Well, which one of us who has ever dreamed at all has not had such dreams at twenty? Let him cast at Paul the first stone.

And then, you must remember, Paul's faith in his vague but glorious destiny was the dynamic force of his young life. Its essential mystery kept him alert and buoyant. His keen, self-centred mind realized that his search on the stage for the true expression of his genius was only empirical. If he failed there, it was for him to try a hundred other spheres until he found the right one. But just as in his childish days he could not understand why he was not supreme in everything, so now he could not appreciate the charge of wooden inferiority brought against him by theatrical managers.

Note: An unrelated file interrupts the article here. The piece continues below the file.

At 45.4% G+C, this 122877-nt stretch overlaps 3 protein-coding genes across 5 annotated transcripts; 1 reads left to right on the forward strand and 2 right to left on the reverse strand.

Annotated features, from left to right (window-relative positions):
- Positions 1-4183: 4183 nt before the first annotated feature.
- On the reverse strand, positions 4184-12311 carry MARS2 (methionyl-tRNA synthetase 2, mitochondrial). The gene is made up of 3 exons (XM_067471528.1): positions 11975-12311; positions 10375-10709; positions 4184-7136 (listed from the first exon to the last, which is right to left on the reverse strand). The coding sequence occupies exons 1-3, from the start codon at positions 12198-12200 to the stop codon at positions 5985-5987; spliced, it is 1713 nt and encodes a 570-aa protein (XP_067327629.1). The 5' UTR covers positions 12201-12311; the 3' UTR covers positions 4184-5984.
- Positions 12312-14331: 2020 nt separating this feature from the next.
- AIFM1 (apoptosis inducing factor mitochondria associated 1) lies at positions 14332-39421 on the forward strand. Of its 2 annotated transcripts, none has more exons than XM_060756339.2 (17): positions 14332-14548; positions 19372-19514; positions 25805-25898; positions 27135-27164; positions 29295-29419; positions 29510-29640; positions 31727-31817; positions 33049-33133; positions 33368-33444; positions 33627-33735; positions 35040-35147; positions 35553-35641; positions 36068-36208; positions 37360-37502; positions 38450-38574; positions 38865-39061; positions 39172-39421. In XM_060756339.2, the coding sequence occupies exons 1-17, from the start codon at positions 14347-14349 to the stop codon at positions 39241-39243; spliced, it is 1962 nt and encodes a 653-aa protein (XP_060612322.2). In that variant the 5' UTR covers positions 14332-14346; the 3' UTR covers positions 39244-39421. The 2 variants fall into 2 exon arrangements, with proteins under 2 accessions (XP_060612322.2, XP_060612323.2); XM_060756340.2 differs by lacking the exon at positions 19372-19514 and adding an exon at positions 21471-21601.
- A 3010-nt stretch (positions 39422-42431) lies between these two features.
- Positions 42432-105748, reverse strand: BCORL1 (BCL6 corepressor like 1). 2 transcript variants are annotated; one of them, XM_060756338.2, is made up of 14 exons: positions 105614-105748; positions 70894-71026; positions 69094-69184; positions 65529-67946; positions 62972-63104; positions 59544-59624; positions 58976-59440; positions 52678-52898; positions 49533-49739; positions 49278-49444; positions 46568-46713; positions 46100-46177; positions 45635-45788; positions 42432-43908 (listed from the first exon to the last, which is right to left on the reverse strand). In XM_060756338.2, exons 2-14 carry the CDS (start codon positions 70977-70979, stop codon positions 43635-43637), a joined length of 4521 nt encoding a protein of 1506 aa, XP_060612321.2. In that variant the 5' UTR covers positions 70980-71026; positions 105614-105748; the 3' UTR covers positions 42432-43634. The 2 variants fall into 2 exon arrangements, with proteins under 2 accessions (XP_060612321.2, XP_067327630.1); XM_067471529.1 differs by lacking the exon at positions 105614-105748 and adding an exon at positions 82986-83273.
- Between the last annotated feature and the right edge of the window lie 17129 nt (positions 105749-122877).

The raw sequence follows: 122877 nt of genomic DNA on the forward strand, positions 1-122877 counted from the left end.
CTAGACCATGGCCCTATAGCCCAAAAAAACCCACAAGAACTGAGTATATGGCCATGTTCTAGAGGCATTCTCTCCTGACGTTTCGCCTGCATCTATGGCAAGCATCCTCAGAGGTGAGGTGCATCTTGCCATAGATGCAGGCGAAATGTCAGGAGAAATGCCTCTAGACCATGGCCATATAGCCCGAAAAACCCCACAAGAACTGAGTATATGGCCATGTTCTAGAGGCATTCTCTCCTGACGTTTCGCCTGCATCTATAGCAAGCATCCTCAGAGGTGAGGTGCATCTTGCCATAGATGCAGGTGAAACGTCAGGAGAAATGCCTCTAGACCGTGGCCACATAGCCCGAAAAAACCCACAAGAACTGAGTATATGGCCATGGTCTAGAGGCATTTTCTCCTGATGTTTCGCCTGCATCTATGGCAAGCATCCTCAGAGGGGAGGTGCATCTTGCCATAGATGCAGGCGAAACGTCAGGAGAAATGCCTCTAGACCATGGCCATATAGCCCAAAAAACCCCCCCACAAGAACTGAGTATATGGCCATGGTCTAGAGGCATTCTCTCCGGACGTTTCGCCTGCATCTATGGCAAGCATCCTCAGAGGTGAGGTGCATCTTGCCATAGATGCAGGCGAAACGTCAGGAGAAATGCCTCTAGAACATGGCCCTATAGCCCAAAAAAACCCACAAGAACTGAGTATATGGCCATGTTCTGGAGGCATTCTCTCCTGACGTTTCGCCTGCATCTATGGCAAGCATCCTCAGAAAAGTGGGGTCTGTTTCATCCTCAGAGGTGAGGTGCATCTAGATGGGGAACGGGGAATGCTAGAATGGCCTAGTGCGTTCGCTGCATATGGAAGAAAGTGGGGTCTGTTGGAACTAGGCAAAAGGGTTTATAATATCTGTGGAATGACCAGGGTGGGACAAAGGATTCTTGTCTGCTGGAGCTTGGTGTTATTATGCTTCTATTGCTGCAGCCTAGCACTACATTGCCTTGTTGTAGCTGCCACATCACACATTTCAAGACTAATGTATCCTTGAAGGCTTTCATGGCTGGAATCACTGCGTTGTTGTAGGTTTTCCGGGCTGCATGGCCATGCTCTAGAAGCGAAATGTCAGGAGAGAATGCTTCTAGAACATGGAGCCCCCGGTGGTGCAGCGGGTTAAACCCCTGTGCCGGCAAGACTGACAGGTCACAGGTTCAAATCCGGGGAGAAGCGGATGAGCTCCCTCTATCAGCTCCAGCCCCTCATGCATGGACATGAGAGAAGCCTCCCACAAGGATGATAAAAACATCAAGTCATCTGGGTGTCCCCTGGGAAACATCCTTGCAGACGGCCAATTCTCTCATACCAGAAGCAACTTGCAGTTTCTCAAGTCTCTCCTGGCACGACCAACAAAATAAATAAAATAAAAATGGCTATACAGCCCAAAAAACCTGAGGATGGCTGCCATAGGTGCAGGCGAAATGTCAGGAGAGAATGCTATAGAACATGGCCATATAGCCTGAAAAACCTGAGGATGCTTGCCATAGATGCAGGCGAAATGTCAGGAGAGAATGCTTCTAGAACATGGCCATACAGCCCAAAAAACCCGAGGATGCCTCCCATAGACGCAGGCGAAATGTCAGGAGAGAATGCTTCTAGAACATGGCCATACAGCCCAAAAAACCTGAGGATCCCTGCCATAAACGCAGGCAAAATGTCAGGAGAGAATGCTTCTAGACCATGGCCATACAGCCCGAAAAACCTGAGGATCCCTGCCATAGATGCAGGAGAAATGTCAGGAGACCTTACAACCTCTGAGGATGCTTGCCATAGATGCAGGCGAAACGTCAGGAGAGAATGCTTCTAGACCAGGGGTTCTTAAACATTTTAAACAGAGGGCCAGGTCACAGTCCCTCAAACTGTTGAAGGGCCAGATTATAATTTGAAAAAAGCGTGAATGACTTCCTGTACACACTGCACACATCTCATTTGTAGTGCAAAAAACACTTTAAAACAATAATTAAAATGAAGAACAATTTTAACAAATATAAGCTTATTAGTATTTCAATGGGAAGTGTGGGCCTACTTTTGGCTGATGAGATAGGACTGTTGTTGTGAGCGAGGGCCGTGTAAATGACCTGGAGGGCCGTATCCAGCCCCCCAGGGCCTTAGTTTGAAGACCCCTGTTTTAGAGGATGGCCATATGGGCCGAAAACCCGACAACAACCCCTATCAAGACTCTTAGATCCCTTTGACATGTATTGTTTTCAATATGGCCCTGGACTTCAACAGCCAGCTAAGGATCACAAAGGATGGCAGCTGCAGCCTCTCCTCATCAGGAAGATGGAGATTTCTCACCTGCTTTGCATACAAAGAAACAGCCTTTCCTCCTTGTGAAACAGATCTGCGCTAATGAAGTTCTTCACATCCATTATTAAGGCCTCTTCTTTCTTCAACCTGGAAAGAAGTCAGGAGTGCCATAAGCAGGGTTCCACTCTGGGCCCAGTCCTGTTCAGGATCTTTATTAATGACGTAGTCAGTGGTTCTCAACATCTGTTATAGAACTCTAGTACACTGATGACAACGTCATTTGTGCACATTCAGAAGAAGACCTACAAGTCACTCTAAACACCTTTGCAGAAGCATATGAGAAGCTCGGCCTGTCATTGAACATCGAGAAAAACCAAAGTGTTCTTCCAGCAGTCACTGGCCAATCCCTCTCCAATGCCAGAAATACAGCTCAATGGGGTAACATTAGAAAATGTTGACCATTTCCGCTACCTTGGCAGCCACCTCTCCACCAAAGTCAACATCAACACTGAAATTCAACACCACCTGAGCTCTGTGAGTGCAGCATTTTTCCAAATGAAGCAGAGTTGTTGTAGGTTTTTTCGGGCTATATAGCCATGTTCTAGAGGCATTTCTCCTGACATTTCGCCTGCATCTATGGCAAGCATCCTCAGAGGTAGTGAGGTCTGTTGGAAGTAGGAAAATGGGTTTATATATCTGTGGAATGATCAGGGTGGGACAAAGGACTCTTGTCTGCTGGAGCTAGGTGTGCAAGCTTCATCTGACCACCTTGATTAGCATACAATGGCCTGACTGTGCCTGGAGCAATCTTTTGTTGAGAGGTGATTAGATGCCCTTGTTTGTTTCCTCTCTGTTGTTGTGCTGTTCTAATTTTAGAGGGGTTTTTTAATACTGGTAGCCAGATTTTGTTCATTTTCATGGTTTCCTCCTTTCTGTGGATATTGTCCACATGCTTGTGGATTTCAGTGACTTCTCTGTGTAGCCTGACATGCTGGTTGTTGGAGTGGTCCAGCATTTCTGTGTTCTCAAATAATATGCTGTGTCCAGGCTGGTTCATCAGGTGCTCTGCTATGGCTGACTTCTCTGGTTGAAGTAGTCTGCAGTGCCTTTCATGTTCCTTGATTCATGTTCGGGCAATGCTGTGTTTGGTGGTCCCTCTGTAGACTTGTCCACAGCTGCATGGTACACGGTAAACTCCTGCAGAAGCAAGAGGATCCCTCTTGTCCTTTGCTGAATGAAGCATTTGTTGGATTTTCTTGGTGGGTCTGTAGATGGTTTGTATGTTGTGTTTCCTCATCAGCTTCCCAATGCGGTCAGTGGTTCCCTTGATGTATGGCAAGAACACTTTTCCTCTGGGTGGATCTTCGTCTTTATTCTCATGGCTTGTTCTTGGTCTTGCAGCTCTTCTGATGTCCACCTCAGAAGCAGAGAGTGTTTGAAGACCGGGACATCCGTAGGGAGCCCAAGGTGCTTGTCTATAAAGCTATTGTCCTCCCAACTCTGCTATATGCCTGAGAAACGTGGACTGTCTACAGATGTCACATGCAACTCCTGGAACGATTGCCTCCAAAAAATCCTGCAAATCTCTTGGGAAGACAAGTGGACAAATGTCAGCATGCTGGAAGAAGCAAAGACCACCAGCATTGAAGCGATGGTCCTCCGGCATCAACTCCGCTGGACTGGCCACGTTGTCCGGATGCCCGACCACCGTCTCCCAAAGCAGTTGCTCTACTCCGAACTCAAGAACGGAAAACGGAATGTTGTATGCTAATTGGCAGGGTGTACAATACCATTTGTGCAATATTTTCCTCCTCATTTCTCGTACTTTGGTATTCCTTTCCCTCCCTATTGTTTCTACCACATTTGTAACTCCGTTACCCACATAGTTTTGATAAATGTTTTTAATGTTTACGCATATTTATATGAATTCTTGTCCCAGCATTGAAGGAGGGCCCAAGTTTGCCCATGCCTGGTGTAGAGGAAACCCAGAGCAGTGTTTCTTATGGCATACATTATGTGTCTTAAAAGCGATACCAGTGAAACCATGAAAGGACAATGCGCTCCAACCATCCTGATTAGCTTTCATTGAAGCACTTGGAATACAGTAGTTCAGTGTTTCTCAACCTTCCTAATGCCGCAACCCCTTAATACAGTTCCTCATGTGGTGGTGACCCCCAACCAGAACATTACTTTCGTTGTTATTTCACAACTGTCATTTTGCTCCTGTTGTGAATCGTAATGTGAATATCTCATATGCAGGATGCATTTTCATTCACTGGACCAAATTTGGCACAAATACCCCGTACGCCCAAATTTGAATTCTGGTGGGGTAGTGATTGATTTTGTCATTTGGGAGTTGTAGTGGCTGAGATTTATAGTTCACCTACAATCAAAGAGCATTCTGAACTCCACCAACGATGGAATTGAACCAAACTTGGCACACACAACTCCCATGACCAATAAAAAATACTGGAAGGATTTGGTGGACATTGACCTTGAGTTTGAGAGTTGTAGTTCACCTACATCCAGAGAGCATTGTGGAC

He had been on the stage about three years when for the first time in his emancipated life something like a calamity befell him. He lost Jane. Like most calamities it happened in a foolishly accidental manner. He received a letter from Jane during the last three weeks of a tour-they always kept up an affectionate but desultory correspondence-giving a new address. The lease of her aunt's house having fallen in, they were moving to the south side of London. When he desired to answer the letter, he found he had lost it and could not remember the suburb, much less the street and number, whither Jane had migrated. A letter posted to the old address was returned through the post. The tour over, and he being again in London, he went on an errand of inquiry to Cricklewood, found the house empty and the neighbours and tradespeople ignorant. The poorer classes of London in their migrations seldom leave a trail behind them. Their correspondence being rare, it is not within their habits of life to fill up post-office forms with a view to the forwarding of letters. He could not write to Jane because he did not in the least know where she was.